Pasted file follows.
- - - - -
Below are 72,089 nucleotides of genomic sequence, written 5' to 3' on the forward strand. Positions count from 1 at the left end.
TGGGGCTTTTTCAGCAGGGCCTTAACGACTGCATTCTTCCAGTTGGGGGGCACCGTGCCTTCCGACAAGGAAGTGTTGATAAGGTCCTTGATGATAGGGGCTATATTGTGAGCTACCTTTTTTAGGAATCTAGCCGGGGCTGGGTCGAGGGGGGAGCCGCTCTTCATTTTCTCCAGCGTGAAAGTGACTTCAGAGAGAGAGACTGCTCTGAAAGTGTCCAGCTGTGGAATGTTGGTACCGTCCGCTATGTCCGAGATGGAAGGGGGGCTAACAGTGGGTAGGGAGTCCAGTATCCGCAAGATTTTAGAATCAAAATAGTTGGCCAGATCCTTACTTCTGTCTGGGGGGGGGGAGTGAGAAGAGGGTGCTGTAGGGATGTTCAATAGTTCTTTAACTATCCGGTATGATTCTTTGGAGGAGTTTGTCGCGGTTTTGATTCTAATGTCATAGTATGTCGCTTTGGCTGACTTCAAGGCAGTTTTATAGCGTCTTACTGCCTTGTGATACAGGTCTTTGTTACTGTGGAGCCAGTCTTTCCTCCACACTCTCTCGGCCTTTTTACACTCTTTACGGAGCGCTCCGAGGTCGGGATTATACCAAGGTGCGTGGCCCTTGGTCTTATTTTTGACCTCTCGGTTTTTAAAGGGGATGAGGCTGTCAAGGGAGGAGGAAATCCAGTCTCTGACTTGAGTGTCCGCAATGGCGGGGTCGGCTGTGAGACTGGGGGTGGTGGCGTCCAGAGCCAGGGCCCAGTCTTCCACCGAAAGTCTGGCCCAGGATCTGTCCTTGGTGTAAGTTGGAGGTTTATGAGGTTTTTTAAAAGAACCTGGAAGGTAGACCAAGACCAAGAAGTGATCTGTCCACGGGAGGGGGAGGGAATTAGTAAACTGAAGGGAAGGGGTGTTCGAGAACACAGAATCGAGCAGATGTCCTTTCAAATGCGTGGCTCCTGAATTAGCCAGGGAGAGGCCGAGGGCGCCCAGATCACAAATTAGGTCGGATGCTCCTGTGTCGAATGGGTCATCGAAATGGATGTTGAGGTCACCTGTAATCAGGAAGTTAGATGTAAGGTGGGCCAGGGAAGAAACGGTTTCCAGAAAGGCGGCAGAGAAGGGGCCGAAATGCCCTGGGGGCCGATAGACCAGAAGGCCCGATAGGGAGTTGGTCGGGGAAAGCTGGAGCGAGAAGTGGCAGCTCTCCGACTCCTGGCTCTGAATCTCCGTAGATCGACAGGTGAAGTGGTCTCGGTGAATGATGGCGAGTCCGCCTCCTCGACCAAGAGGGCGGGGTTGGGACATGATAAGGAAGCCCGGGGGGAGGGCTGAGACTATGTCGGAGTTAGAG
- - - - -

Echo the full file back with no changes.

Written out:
Below are 72,089 nucleotides of genomic sequence, written 5' to 3' on the forward strand. Positions count from 1 at the left end.
TGGGGCTTTTTCAGCAGGGCCTTAACGACTGCATTCTTCCAGTTGGGGGGCACCGTGCCTTCCGACAAGGAAGTGTTGATAAGGTCCTTGATGATAGGGGCTATATTGTGAGCTACCTTTTTTAGGAATCTAGCCGGGGCTGGGTCGAGGGGGGAGCCGCTCTTCATTTTCTCCAGCGTGAAAGTGACTTCAGAGAGAGAGACTGCTCTGAAAGTGTCCAGCTGTGGAATGTTGGTACCGTCCGCTATGTCCGAGATGGAAGGGGGGCTAACAGTGGGTAGGGAGTCCAGTATCCGCAAGATTTTAGAATCAAAATAGTTGGCCAGATCCTTACTTCTGTCTGGGGGGGGGGAGTGAGAAGAGGGTGCTGTAGGGATGTTCAATAGTTCTTTAACTATCCGGTATGATTCTTTGGAGGAGTTTGTCGCGGTTTTGATTCTAATGTCATAGTATGTCGCTTTGGCTGACTTCAAGGCAGTTTTATAGCGTCTTACTGCCTTGTGATACAGGTCTTTGTTACTGTGGAGCCAGTCTTTCCTCCACACTCTCTCGGCCTTTTTACACTCTTTACGGAGCGCTCCGAGGTCGGGATTATACCAAGGTGCGTGGCCCTTGGTCTTATTTTTGACCTCTCGGTTTTTAAAGGGGATGAGGCTGTCAAGGGAGGAGGAAATCCAGTCTCTGACTTGAGTGTCCGCAATGGCGGGGTCGGCTGTGAGACTGGGGGTGGTGGCGTCCAGAGCCAGGGCCCAGTCTTCCACCGAAAGTCTGGCCCAGGATCTGTCCTTGGTGTAAGTTGGAGGTTTATGAGGTTTTTTAAAAGAACCTGGAAGGTAGACCAAGACCAAGAAGTGATCTGTCCACGGGAGGGGGAGGGAATTAGTAAACTGAAGGGAAGGGGTGTTCGAGAACACAGAATCGAGCAGATGTCCTTTCAAATGCGTGGCTCCTGAATTAGCCAGGGAGAGGCCGAGGGCGCCCAGATCACAAATTAGGTCGGATGCTCCTGTGTCGAATGGGTCATCGAAATGGATGTTGAGGTCACCTGTAATCAGGAAGTTAGATGTAAGGTGGGCCAGGGAAGAAACGGTTTCCAGAAAGGCGGCAGAGAAGGGGCCGAAATGCCCTGGGGGCCGATAGACCAGAAGGCCCGATAGGGAGTTGGTCGGGGAAAGCTGGAGCGAGAAGTGGCAGCTCTCCGACTCCTGGCTCTGAATCTCCGTAGATCGACAGGTGAAGTGGTCTCGGTGAATGATGGCGAGTCCGCCTCCTCGACCAAGAGGGCGGGGTTGGGACATGATAAGGAAGCCCGGGGGGAGGGCTGAGACTATGTCGGAGTTAGAG